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Checking out some EVs, Diess Out of VW Group, China and Chip Fabrication - SAI Newsletter 29


I’ve been a very busy beaver the last week. Friend of Sino Auto Insights and industry insider Mark Rainford dropped into Beijing to try out some cars so we decided to co-lab on some EV content. There will be videos for each vehicle we checked out so I won’t get into it too much here. But just to summarize, the cars we drove/saw this & last week: Polestar 2 Evoke (electric) Motorcycles Urban Classic Zeekr 001 XPeng P7 Li Auto L9 Apollo L4 RT6 prototype I am not sure you could’ve gotten a more diverse set of vehicles pulled together and it was great experiencing them all. Technical bugs aside for some - these are ALL formidable vehicles for their segments. We also documented our Polestar 2 charging experience with Anders Hove, one of the most knowledgeable folks out there about charging infrastructure globally, that we’ll share as well. All in all, a great week to check out what’s currently and will be available here in China and abroad. Except for the L9 & RT6, everything should be available in Europe, if not yet then soon. I often get invited to visit companies and pre-Covid, always thought ‘there’s always time’ so I’ll try not to take those invitations too lightly moving forward. We aren’t in the business of car reviews but I have a pretty good history of trying out a lot of them. To be frank, many reviews IMHO (for several reasons) just aren’t that great, so it was cool to collaborate on content with Mark since he’s a journo with a good background in the automotive space. We definitely give a deeper take than what you might see from other enthusiasts or KOLs. The biggest news of last week that’s worth the up top post was of Herbert Diess, Volkswagen Group’s CEO getting ‘got.’ It seems the three factions that quite literally run VW Group: the Porsche & Piëch family, the Works Council (union) and the State of Lower Saxony – all thought that it was time for him to go and they decided to do it the day before he went on vacation. Here’s my take, a lot of which is in this great article by Junko Yoshida for her site dedicated to the latest news on the development of the latest technologies, the Ojo-Yoshida Report. A couple of Diess’s main responsibilities was to be an agitator AND master motivator but it seems like he was only able to achieve one of the two. Next, was his inability to sort out the software dev strategy. For those of you who’ve followed me or this newsletter for any length of time, you have probably gotten sick of how much time I spend talking about software being one of the keys to a successful legacy transition into the modern mobility space. With Diess, he obviously underestimated how difficult such a task would be and overestimated his strategy for being able to bring everything in-house all at once. Here’s the rub – Apple or Google isn’t popping off about how they plan to build cars and hire thousands of automotive engineers and overtake Tesla by 2025 because they know its REALLY hard to do! In Apple’s case with its products, many of their quality challenges stem from failed HW. They have bugs in their software as well but all of the major tech companies are able to quickly launch SW patches before most of their users even know it was a known ‘bug.’ So it’s not just writing original code, it’s being able to quickly ID the bug, then send out a patch to fix it. Contrast that with most legacies still struggling to send out OTA updates. We’ve heard about the Apple car now for years and what have we seen – nada. I’ve never seen Apple this indecisive about entering a market EVER but this is reflective of the sector being one of the most complex, capital intensive, competitive and frustrating sectors you could enter. In addition, most German auto execs probably didn’t know what ‘buggy’ software was because they use an Android or iPhone which rarely has showstopping issues with software. How many execs actually sit at their desk and read their own email? And reply themselves? Use an iPad regularly? Again, I might put that number at 50%? So, if they’ve never built anything with software, managed teams that have done it and don’t really use the technology driven by software – why in the hell would they think they could just add ‘thousands’ of devs and all of a sudden have a world beating OS, let alone an entire HW/SW stack? That could compete against Apple, Google or Amazon’s? Kinda ridiculous. Tesla is a prime example, and this is where Elon should be applauded for his brutal honesty. Did Diess EVER say, ‘Man – this software thing is really hard and we’re currently going through software dev hell!’ I don’t think so. He overplayed that hand and it looks like it’s a big reason he’s not in the top job anymore. Thing is with VW Group – they seemed to have sabotaged themselves in order to oust Diess. So old culture won out. Which doesn’t point to this being any easier for Oliver Blume, Diess’ replacement. Old culture right now is a poison that needs some strong medicine. You know the old adage – hard pill to swallow? Well, there are more than a few that need to be swallowed in VW Group’s case. Let's also remember that this is the company that brought you diesel-gate. So any hint of a reputation they had of being an innovative company should have a BIG, FAT asterisk next to it. Because we haven’t even gotten to their challenges in the China market. In China, it’s a product thing, or more appropriately a lack of relevant product. The software and the product challenges aren’t easy or quick fixes. But what they can do is try to move faster. No more thinking, just doing. On the software side, iterate. The software is gonna suck and it’s gonna suck for a while but that’s the ONLY way it’ll get better. ‘Buy’ the software you’re not able to do well in a reasonable time – use it as a placeholder until you can dev something to replace it. Otherwise, products will continue to be delayed which in the China market will lose you share in a heartbeat. Share you’re NOT likely to get back unless you’re willing to pay a heavy price. China EVs & More is scheduled this week for Thursday, 07.28 – 9pm EST, Friday, 07.29 – 9am China local time so meet us in our Twitter Spaces room then to get a download on all that’s happening in the space. Those that can’t join, the China EVs & More podcast is available wherever you grab your podcasts from. Most of our back pods are posted and the descriptions will be able to tell you what we discussed that particular episode. QUOTED - WSJ. I spoke with Selina Cheng for her update about BYD. Some interesting stats from the article – BYD became the 2nd best-selling brand after FAW Volkswagen for the first half of 2022. Domestic brands collectively saw a rise in sales of 18% YoY while foreign JV brands fell 6%. BYD is firing on all electric & hybrid motors. Foreign brands need a hug. The combination of lost interest in ICE vehicles and the strength of domestics in NEVs is putting a MAJOR squeeze on them that won’t let up anytime soon. TESLA - Where in China does Tesla sell the most vehicles? We know that Tesla is the best-selling EV in the world and the China market helps them make that claim. But which cities in China really love Tesla? It’s no surprise that Shanghai, home of ShanghaiGiga would be #1 on the list but the order of the top 5 may surprise you. #2. Shenzhen #3. Hangzhou #4. Beijing #5. Chengdu – I was surprised about #3 and that Beijing was not higher. IN THE NEWS - Faraday Future (FF) is gonna run out of lives. Product was supposed to begin delivery this month. If I were a promising young engineer or ambitious investor, I’d steer clear of this train wreck of a company. The combination of bad and mis-management really leaves you wondering what they’ve done with all of the capital they’ve raised so far. The output we’ve seen from them? One production intent FF91. They are trying to raise in the range of ~$350M but how I see it, they need closer to $1B. And even then, Vegas would likely give FF pretty long odds of delivering its first customer within the next 6-8 months, if ever. - Lenovo is jumping in the vehicle SW pool! It looks like ‘internet’ related jobs are out of fashion now and the jobs that have young Chinese excited are ones in the: NEV, artificial intelligence (AI), chips, biomedicine and carbon neutrality spaces. Lenovo believes it can go head-to-head with giants Ali, Tencent, Baidu, Huawei, DJI and all the other traditional ‘internet’ companies that have entered the NEV/AI space. They’re coming late so does this mean it’s a bit of #FOMO or they’ve just waited to study the market and see areas where their knowhow can make a difference? We shall find out very soon as these sectors aren’t for the faint of heart. Lots of capital, a bunch smart people and ambitious leaders are going to be needed to be one of the difference-makers in either NEVs or AI. - Cruise is looking to make waves outside of the US. Cruise will be launching a pilot program in Dubai in 2023 and in preparation for that have sent a scout duo of Chevy Bolts to map the city prior to any AVs hitting the pavement. This falls in line with the UAE’s goal of converting 25% of all vehicle trips to autonomous by 2030. Cruise was granted an exclusive license through 2029 to set their vehicles and system up there. An ambitious goal of having 4K Cruise Origins, the L4 capable shuttle with no steering wheel or pedals, on the roads was set by the director general of Dubai’s Road and Transportation Authority by 2030. I’ve mentioned this before but it’s worth noting again. All of the AV startups (Chinese & US) are also reaching out to Middle Eastern, European, Latin American, African and Asian cities to try set up deals like this. Exclusive deals that allow them time to optimize their equipment for the environment. It’s why you’re seeing more and more Chinese AV companies lean into foreign media press releases. They want that exposure and they believe they can compete with the best the US has to offer. They’ll win their fair share of head-to-head battles against the likes of Waymo, Cruise, Aurora et all as well. And when they do, what will they do with it? My prediction is that 2023, a few of the Chinese AV companies have a coming out (of China) party with major announcements of pilots in Europe and other parts of the world. TRENDING ON SOCIAL MEDIA - E-bike fires a real problem for the NYC. A lot to unpack here since there’s no clear definition in NYC of what an ‘e-bike’ is, what the SOP for charging and/or repairing an e-bike is and whether or not there are protocols buildings need to have in place to avoid the risk of these fires. The one thing that’s certain is that more people are using e-bikes which is a good thing. With any new technology, there will be growing pains but the fact that people buy replacement parts for them and often DIY repair leaves A LOT to be desired. In addition, the fact that many lower income folks are using them for work puts them at risk of not being able to do their job if the authorities aren’t able to get a handle on these accidents and decide to limit the use of them. That would be tragic. There is a reason that most underground parking in China doesn’t allow e-bikes to be parked inside and it’s due to the risk of fire. Even the slightest risk could pose a danger to people and the cars around where the e-bike is parked. NYC could take on the responsibility of setting up some guidelines other cities in the US could follow but let’s see how ambitious they are about actually incorporating these essential vehicles into its transportation system. I know a few folks that are BIG advocates for adoption, so fingers crossed that they win most of the debates. INTRODUCING - The All-electric Mini Aceman. A UK Icon - Made in China (by Great Wall Motors). First off, this Mini is HUGE. 13’ long. Mini half-heartedly tried to build an EV using an ICE platform with the 2020 Mini Electric but it failed to gain any real traction, largely due to its terribly short range of <150 miles. There seems to be a lot to like about this car, but a lot is still unknown and 2024 is a long way away in EV years so we will wait to make a final judgement. If you squint though, it kinda looks like the Smart #1. As I get older, my need for a 10-car garage with a bunch of gas guzzling but amazingly iconic cars wanes – OK so maybe a 5 car garage? If I remain a city dweller, an affordable small car that is quick, easy to park with a decent amount of range would be what I’d be looking for. Can the Mini Aceman fulfill that need? - VW flying the friendly skies. VW Group China just intro’d a prototype eVTOL manned vehicle prototype they’re calling the V.Mo which it hopes to tighten up even more before the summer of 2023 to begin high standard test flights. They are eventually targeting the eVTOL to accommodate 4 people with luggage for ~400km. VW joins XPeng both openly showing off their air mobility ambitions. I am not that bullish on the China govt. opening the skies to these things since it creates a lot of new and different challenges that Chinese govt will not want to deal with. This could be a dress rehearsal to entice countries not named China to reach out and look more closely at these companies for their markets. Unless these things take-off and land in really rural areas, urban usage in the current environment seems like a stretch. Too many things need to be added, changed, and settled. GET SMARTER - China will dominate in chip fabrication by 2030. Just probably not the cutting edge ones that get all of the headlines. China is poised to build 31 fabs by 2024. That’s more than Taiwan: 19 and the US: 12 Most of China’s fabs will be focused on the lower end chips, the kind that almost every piece of technology needs whether it’s an EV, laptop or appliance. This end of the market is largely being ignored by other countries as the fabs coming online in other countries will focus on making the most cutting edge chips that attract a higher margin. The most advanced chips that use 7 nanometer transistors are what people drool over but will this lead to another commodity that the world needs and that China controls? It seems likely. And this plays right into China’s hands. When they invest in industries, they want to be the largest player by far – this helps their companies remain relevant and allows them to dictate terms & prices to the market: See solar panels, steel and more recently lithium, and EV batteries. Case in point, its forecasted ‘by 2025 40% of the world’s capacity to fab chips with 28 nanometer nodes will be in China, up from 15% last year.’ BY THE NUMBERS 273. That’s how many Chinese companies are at real risk of being delisted from US exchanges should the Chinese govt decide to not allow complete access to the audit papers of those companies. The deadline is quickly approaching, and it seems the US is not going to blink on this. China’s playbook has always been to have the US negotiate against itself as they sit back and stall but perhaps that tactic isn’t going to work this time? That means that Li, NIO, XPeng will get booted but let’s also not forget there are many other Chinese startups/companies that aren’t established yet or not shipping product that could use an international boost, both financially and from the exposure a US IPO would provide. I have a theory about what I think will happen but I’ll wait to see if the drop dead does pass and whether or not these companies get de-listed. 22M. That’s the sales milestone that SAIC Volkswagen has reached since the JV was established in 1984, making it the 2nd oldest automotive joint venture in China. Beijing Jeep is the oldest for those wondering. ——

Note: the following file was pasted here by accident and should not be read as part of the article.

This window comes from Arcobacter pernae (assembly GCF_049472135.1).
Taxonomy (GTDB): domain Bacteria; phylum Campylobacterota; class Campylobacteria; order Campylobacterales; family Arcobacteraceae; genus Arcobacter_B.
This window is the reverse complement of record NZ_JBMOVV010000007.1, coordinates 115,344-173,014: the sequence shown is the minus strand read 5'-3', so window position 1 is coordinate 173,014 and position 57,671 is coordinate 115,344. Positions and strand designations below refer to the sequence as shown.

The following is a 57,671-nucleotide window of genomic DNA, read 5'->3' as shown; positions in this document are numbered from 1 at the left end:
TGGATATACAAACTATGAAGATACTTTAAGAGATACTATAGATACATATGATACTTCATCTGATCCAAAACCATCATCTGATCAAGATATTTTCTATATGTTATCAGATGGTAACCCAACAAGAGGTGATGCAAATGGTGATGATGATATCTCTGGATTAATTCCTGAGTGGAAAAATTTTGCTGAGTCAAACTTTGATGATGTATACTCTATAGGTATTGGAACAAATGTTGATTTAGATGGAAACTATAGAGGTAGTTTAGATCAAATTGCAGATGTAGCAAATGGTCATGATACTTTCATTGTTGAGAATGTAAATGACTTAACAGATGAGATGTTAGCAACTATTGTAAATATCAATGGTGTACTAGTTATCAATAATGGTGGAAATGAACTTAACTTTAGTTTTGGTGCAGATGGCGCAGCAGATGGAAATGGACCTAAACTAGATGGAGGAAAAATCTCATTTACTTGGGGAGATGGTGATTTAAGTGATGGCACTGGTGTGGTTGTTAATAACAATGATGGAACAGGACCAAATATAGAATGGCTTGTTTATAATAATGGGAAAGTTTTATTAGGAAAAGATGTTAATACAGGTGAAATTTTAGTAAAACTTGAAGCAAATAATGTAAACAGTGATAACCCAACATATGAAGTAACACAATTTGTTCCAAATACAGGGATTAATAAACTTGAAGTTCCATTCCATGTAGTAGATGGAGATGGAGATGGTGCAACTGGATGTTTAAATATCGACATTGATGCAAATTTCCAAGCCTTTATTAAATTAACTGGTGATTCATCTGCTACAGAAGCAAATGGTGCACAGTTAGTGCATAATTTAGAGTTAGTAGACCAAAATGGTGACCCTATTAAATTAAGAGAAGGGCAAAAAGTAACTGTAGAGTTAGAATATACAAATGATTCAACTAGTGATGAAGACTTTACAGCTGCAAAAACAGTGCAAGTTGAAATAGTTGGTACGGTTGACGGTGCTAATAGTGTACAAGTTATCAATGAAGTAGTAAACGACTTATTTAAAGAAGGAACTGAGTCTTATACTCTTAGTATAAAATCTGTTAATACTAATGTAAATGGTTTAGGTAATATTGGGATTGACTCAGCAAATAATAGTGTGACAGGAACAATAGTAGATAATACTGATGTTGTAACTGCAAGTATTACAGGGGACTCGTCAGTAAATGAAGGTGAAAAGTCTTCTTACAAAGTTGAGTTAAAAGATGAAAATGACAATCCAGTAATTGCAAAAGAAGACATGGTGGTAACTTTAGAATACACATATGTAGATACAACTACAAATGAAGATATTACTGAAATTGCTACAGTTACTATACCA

This weekly newsletter is a collection of articles we feel best reflect the happenings of the week or important trends that have effects on the automotive and mobility sectors here and in the US, we also provide a point of view that we hope educates and sparks debate. The Sino Auto Insights Team